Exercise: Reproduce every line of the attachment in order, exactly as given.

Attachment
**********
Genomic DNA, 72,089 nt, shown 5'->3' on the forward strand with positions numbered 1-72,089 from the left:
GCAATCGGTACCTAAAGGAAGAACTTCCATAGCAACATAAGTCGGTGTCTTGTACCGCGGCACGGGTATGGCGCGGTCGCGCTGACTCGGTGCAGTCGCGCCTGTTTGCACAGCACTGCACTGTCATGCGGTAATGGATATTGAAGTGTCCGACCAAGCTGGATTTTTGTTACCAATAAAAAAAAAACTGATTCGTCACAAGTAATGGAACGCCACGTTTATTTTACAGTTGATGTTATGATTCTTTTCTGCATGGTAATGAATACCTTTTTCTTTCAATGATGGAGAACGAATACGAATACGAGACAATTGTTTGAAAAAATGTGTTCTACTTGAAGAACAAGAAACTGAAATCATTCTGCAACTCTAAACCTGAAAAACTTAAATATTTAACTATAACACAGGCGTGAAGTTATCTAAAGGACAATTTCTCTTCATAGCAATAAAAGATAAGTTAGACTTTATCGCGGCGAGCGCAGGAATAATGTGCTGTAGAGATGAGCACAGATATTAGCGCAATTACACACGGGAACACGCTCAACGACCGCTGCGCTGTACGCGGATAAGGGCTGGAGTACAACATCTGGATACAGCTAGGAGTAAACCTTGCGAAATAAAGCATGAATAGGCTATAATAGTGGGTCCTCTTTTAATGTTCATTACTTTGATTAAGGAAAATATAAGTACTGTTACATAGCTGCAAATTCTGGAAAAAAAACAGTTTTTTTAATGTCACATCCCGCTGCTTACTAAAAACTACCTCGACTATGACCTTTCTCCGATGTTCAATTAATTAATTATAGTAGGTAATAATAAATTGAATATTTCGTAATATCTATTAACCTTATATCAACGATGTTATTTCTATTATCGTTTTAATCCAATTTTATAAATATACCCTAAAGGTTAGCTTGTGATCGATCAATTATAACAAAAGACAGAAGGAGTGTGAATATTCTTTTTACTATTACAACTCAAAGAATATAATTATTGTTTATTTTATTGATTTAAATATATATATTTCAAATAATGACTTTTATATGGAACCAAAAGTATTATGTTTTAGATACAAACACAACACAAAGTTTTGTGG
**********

Genomic DNA, 72,089 nt, shown 5'->3' on the forward strand with positions numbered 1-72,089 from the left:
GCAATCGGTACCTAAAGGAAGAACTTCCATAGCAACATAAGTCGGTGTCTTGTACCGCGGCACGGGTATGGCGCGGTCGCGCTGACTCGGTGCAGTCGCGCCTGTTTGCACAGCACTGCACTGTCATGCGGTAATGGATATTGAAGTGTCCGACCAAGCTGGATTTTTGTTACCAATAAAAAAAAAACTGATTCGTCACAAGTAATGGAACGCCACGTTTATTTTACAGTTGATGTTATGATTCTTTTCTGCATGGTAATGAATACCTTTTTCTTTCAATGATGGAGAACGAATACGAATACGAGACAATTGTTTGAAAAAATGTGTTCTACTTGAAGAACAAGAAACTGAAATCATTCTGCAACTCTAAACCTGAAAAACTTAAATATTTAACTATAACACAGGCGTGAAGTTATCTAAAGGACAATTTCTCTTCATAGCAATAAAAGATAAGTTAGACTTTATCGCGGCGAGCGCAGGAATAATGTGCTGTAGAGATGAGCACAGATATTAGCGCAATTACACACGGGAACACGCTCAACGACCGCTGCGCTGTACGCGGATAAGGGCTGGAGTACAACATCTGGATACAGCTAGGAGTAAACCTTGCGAAATAAAGCATGAATAGGCTATAATAGTGGGTCCTCTTTTAATGTTCATTACTTTGATTAAGGAAAATATAAGTACTGTTACATAGCTGCAAATTCTGGAAAAAAAACAGTTTTTTTAATGTCACATCCCGCTGCTTACTAAAAACTACCTCGACTATGACCTTTCTCCGATGTTCAATTAATTAATTATAGTAGGTAATAATAAATTGAATATTTCGTAATATCTATTAACCTTATATCAACGATGTTATTTCTATTATCGTTTTAATCCAATTTTATAAATATACCCTAAAGGTTAGCTTGTGATCGATCAATTATAACAAAAGACAGAAGGAGTGTGAATATTCTTTTTACTATTACAACTCAAAGAATATAATTATTGTTTATTTTATTGATTTAAATATATATATTTCAAATAATGACTTTTATATGGAACCAAAAGTATTATGTTTTAGATACAAACACAACACAAAGTTTTGTGG